Another source of concern for the SDF is the growing tension between it and the Turkish Army and the jihadist militia it supports round Afrin, where the Turkish Army is gradually sending considerable quantities of heavy weaponry. After several weeks of clashes, these “islamist” shelled the district of Sherava, then on the 7th Shera with heavy artillery. The YPD retaliated with light weapons. On the same day other Turkish troops fired from the South of Jerablous late in the evening Sheyokh Tahtani, West of Kobané (Hawar), some villages in the Manbij region being also targeted. Other fighting between the SDF and Turkish troops broke out on the 12th, when the latter entered Syria near the village of Meydan Ikbis. After the Turkish President threatened Afrin several times, the official Turkish news Agency Anatolia announced on the 20th that the Turkish Army had retaliated to some mortar fire from Idlib, aimed at its observation posts, which proved to be areas held by the YPG. The next day a quantity of SDF fighters left Raqqa to reinforce Afrin. According to figures published by the YPG, Turkish troops and their auxiliaries have launched not less than 576 attacks against Afrin, mainly with both light and heavy weapons (machine guns and mortars), causing the death of 12 civilians, including a boy of 14 and a pregnant woman. The Turks also led an “information-seeking war” according to the daily paper Hürriyet of 17th. Talal Sello, an SDF spokesman of Turkmen origin is said to have “surrendered” to pro-Ankara Syrian rebels and to have been transferred to Turkey for interrogation by the MIT regarding the arms and defence positions of the YPG in Afrin. The SDF indicated that this was a “Turkish special intelligence operation”, since Mr. Sello had been subjected to blackmail regarding his children who live in Turkey.
Turkey has not given up either its attempts to obtain the end of US support to the SDF. On the 24th the Turkish Foreign Ministry announced that Mr. Erdoğan had received assurances of the US President that the supply of weapons to the SDF would cease. A Kurdish leader confirmed that an “adjustment” would take place once ISIS eliminated, but that the partnership with the international coalition would continue. The “adjustment” was confirmed by the Pentagon on the 27th, but on the same day as the SDF received over 100 Humvee vehicles…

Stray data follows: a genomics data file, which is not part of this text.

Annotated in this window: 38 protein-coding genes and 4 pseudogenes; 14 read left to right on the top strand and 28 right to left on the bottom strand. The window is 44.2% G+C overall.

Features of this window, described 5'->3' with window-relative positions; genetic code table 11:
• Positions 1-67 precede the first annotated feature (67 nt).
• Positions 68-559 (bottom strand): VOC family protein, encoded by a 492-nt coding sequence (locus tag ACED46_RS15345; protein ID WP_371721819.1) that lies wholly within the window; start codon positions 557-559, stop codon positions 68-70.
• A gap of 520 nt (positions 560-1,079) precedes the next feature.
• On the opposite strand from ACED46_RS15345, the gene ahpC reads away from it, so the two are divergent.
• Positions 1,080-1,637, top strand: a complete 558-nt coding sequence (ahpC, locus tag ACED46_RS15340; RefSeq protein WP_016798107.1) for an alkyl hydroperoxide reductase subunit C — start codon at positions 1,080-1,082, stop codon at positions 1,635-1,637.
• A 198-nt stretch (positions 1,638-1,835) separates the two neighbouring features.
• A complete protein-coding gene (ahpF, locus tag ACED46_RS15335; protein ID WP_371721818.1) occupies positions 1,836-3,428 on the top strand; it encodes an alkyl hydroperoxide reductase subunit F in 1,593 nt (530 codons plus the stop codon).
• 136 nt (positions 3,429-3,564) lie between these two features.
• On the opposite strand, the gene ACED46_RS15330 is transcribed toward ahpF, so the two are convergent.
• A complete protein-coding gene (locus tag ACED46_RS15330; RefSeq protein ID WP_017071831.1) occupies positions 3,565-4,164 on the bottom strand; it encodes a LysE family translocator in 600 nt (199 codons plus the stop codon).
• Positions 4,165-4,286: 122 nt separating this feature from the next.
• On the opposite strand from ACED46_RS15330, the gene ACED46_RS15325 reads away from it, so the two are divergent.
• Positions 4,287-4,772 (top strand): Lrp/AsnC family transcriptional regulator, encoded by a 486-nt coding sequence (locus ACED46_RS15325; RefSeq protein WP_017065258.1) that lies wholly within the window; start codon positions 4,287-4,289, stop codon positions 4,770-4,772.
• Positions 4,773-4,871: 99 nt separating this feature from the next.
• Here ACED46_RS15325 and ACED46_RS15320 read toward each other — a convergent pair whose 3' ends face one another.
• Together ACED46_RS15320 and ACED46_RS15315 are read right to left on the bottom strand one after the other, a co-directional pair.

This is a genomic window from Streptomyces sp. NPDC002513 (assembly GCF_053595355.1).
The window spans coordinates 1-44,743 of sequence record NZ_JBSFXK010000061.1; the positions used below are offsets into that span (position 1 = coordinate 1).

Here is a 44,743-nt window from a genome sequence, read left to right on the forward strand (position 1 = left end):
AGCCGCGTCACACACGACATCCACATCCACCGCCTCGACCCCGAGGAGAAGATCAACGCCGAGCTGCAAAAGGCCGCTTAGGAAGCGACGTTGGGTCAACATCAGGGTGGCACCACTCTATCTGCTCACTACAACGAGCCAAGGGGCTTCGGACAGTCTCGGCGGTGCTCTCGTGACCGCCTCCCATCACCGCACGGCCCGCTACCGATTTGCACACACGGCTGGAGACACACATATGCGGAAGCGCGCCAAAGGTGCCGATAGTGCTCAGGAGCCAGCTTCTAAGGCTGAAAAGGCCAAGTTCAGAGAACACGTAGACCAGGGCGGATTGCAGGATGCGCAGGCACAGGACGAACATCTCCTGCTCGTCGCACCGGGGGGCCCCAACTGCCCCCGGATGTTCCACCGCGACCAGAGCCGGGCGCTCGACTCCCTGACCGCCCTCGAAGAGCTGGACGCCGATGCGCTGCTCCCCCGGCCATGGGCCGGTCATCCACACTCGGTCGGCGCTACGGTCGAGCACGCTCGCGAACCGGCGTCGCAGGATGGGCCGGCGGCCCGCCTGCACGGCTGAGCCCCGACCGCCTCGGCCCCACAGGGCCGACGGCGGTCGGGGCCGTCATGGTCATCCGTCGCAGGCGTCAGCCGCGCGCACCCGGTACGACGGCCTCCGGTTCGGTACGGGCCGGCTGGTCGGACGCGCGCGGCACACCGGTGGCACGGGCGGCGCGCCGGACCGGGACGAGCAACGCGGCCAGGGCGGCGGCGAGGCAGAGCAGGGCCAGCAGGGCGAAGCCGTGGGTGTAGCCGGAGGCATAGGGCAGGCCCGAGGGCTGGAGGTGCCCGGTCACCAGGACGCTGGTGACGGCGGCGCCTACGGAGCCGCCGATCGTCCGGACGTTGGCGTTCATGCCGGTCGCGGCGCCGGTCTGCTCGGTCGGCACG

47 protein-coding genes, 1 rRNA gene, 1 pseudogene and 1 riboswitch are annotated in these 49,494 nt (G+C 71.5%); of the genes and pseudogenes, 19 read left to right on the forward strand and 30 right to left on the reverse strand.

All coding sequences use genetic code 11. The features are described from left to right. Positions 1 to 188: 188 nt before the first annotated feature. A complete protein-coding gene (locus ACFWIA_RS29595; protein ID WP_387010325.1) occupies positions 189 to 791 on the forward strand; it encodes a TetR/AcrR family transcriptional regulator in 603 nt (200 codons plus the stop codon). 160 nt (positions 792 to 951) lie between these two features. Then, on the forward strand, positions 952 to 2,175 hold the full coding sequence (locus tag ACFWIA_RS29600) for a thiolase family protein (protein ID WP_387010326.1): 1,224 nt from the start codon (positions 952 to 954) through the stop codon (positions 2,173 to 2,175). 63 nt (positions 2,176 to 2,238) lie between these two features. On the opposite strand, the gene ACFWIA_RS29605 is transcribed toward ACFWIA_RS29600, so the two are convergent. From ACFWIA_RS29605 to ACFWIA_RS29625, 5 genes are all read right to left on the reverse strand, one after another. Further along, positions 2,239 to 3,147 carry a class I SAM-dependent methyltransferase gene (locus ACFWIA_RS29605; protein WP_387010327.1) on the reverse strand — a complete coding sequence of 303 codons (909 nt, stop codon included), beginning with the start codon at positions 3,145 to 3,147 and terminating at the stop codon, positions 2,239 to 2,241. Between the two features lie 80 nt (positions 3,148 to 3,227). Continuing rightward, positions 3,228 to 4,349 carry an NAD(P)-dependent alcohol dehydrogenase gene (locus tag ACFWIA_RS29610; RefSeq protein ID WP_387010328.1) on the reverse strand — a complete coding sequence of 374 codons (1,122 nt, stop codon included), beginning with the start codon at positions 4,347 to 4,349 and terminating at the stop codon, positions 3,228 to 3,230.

On the 28th, following a meeting of the Turkish National Security Council (MGK), led by President Erdogan, the Turkish Presidency announced that it wished to extend the observation mission set up at Idlib up to Afrin and to the West of Aleppo. On the same day CNN Turk announced that firing by the PYD from Afrin had wounded a Turkish soldier in a customs post while the TEV-DEM (Movement for a Democratic Society) an organisation from the PKK network, announced further Turkish attacks on villages in the Sherawa area, accusing Russia and Iran of letting them take place. On the 20th the SDF announced a recent intensification of attacks, which was confirmed by the journalist Chris Thomson, who described incessant shelling (Al-Masdar News): “With Turkish reconnaissance aircrafts observing the region 24 hours a day the Turkish Army and its allied rebel groups bombed the villages held by the Kurds in the Bilbile district. […] Some of the shells came from inside Turkey itself. The SDF came under fire in the villages of Dikmedash, Maranaz, Aïn Daqna, Yazibax, Basufane, Bedirxan, Barin, Bashur and Iki Dame. For a while in the afternoon artillery could be heard for 40 minutes. The SDF retaliated by shelling some groups supported by Turkey in the countryside North of Aleppo, but refrained from riposting towards […]Turkey”.